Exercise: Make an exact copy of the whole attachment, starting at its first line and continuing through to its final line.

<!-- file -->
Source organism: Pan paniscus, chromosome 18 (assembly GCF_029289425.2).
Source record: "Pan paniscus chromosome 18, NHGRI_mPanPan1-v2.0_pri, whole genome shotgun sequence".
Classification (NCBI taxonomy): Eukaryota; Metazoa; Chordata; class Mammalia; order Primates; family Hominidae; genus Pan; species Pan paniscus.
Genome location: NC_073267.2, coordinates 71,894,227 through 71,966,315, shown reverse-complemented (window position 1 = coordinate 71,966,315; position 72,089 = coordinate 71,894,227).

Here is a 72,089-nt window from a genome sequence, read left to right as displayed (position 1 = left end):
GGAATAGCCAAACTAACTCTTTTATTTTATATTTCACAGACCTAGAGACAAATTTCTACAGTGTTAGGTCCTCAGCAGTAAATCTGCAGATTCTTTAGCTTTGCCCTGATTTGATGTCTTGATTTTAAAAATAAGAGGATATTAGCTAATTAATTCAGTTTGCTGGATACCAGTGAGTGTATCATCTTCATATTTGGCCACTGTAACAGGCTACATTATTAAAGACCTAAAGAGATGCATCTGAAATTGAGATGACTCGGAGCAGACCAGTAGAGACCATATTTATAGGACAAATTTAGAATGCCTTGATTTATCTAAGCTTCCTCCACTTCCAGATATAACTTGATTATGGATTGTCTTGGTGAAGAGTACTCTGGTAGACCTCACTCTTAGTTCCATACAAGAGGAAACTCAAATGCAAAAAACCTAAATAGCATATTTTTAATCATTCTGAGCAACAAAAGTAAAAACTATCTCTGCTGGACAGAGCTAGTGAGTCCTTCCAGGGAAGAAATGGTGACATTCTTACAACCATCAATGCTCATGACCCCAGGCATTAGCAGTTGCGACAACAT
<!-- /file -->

Source organism: Pan paniscus, chromosome 18 (assembly GCF_029289425.2).
Source record: "Pan paniscus chromosome 18, NHGRI_mPanPan1-v2.0_pri, whole genome shotgun sequence".
Classification (NCBI taxonomy): Eukaryota; Metazoa; Chordata; class Mammalia; order Primates; family Hominidae; genus Pan; species Pan paniscus.
Genome location: NC_073267.2, coordinates 71,894,227 through 71,966,315, shown reverse-complemented (window position 1 = coordinate 71,966,315; position 72,089 = coordinate 71,894,227).

Here is a 72,089-nt window from a genome sequence, read left to right as displayed (position 1 = left end):
GGAATAGCCAAACTAACTCTTTTATTTTATATTTCACAGACCTAGAGACAAATTTCTACAGTGTTAGGTCCTCAGCAGTAAATCTGCAGATTCTTTAGCTTTGCCCTGATTTGATGTCTTGATTTTAAAAATAAGAGGATATTAGCTAATTAATTCAGTTTGCTGGATACCAGTGAGTGTATCATCTTCATATTTGGCCACTGTAACAGGCTACATTATTAAAGACCTAAAGAGATGCATCTGAAATTGAGATGACTCGGAGCAGACCAGTAGAGACCATATTTATAGGACAAATTTAGAATGCCTTGATTTATCTAAGCTTCCTCCACTTCCAGATATAACTTGATTATGGATTGTCTTGGTGAAGAGTACTCTGGTAGACCTCACTCTTAGTTCCATACAAGAGGAAACTCAAATGCAAAAAACCTAAATAGCATATTTTTAATCATTCTGAGCAACAAAAGTAAAAACTATCTCTGCTGGACAGAGCTAGTGAGTCCTTCCAGGGAAGAAATGGTGACATTCTTACAACCATCAATGCTCATGACCCCAGGCATTAGCAGTTGCGACAACAT